What Insurance Do You Get with Social Security Disability?
Suffering a disabling injury or illness that prevents you from earning enough income to support yourself and your family is a devastating experience. The Social Security Administration (SSA) oversees two programs designed to provide some financial support to people in these situations: Social Security Disability Insurance (SSD or SSDI) and Supplemental Security Income (SSI). While both programs do use some common standards to determine disability, the two programs differ significantly in other aspects. One of the central differences is what insurance coverage is provided with disability benefits and when that insurance coverage begins.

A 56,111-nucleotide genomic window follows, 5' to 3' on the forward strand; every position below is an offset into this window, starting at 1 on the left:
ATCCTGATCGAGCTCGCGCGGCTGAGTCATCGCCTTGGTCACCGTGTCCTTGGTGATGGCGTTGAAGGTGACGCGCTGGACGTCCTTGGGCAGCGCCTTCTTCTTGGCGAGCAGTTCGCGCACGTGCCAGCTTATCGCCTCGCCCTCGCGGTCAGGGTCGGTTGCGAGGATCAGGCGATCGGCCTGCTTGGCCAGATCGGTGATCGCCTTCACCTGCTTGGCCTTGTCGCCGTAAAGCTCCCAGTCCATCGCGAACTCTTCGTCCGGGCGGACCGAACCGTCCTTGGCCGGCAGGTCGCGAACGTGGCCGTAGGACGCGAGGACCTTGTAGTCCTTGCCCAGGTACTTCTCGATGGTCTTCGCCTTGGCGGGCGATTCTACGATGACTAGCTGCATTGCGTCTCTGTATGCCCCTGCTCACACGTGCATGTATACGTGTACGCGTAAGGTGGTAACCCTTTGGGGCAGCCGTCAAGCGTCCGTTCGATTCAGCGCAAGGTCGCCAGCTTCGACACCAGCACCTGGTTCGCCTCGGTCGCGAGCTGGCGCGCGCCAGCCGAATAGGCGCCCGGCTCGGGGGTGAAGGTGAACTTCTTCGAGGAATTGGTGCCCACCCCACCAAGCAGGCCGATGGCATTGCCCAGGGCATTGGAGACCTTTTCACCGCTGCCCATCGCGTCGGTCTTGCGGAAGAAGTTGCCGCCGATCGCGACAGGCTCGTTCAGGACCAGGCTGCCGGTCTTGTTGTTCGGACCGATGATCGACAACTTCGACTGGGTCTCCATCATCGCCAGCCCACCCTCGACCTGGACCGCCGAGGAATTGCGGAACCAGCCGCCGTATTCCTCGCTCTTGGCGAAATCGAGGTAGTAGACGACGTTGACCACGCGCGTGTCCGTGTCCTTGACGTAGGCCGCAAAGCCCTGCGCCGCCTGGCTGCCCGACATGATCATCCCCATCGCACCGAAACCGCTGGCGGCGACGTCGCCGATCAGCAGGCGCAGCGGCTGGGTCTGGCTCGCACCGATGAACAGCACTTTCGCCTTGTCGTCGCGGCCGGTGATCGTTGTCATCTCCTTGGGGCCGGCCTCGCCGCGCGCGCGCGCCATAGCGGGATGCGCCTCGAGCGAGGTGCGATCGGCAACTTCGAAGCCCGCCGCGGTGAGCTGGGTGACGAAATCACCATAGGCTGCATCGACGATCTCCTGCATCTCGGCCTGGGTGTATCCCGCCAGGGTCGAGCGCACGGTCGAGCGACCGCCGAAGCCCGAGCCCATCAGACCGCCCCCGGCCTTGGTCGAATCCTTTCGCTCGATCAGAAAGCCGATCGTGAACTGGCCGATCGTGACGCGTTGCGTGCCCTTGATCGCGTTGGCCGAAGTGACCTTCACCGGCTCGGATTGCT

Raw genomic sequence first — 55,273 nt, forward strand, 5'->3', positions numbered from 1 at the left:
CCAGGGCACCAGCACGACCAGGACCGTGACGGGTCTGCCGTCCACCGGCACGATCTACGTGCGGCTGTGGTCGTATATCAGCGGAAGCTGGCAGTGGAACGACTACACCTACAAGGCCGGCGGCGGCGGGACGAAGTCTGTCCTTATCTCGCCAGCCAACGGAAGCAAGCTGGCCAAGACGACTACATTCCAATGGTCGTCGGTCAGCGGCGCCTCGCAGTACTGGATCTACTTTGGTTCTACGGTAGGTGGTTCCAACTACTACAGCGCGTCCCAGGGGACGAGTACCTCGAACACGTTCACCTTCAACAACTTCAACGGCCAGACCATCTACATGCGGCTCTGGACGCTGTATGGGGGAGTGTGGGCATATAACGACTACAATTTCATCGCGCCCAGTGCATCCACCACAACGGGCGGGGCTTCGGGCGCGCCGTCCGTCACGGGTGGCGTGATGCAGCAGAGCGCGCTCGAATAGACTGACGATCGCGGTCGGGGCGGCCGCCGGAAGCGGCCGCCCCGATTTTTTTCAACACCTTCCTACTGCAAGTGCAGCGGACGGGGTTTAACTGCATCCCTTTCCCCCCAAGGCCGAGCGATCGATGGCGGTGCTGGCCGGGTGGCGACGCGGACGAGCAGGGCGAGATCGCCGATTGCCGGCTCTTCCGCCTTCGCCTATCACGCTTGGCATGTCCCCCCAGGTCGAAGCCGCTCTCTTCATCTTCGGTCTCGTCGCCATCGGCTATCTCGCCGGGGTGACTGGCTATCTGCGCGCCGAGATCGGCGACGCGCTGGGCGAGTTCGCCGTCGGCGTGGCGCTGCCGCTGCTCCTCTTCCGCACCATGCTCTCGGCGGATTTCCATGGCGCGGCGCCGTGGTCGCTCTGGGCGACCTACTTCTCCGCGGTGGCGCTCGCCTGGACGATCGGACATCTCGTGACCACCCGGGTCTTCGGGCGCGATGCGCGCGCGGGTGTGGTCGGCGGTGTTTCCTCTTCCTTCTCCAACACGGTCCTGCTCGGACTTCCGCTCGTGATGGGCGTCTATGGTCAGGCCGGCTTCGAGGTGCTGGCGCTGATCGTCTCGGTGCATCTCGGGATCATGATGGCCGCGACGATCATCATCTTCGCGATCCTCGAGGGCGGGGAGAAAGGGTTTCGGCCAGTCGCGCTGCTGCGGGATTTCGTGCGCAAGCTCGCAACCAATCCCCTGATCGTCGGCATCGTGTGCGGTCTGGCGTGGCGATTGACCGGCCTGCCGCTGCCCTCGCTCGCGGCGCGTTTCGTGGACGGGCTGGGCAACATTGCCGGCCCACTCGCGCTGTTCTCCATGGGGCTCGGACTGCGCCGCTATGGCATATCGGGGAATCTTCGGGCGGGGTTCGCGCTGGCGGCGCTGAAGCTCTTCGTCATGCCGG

At the Social Security Disability Law Firm of Kathleen Day in Corpus Christi, Texas, we want all our clients and others in the South Texas community to understand exactly what benefits are available to them when they suffer a disabling injury or illness. Benefit payment amounts, eligibility requirements, and health insurance coverage are tremendously important subjects when you suffer a disability. Attorney Kathleen Day and her team specialize in getting you the maximum benefits for which you qualify.
Two Federal Disability Programs – Very Different Health Insurance Coverage
The Social Security Disability (SSD) program and the Supplemental Security Income (SSI) are sometimes confused for one another but are actually very different programs. The SSD program makes monthly benefit payments available only to people who worked a sufficiently long time and contributed payroll taxes before becoming too disabled to work. The SSI program is needs-based and provides payments to disabled people with low income and minimal resources, regardless of whether they worked or paid taxes.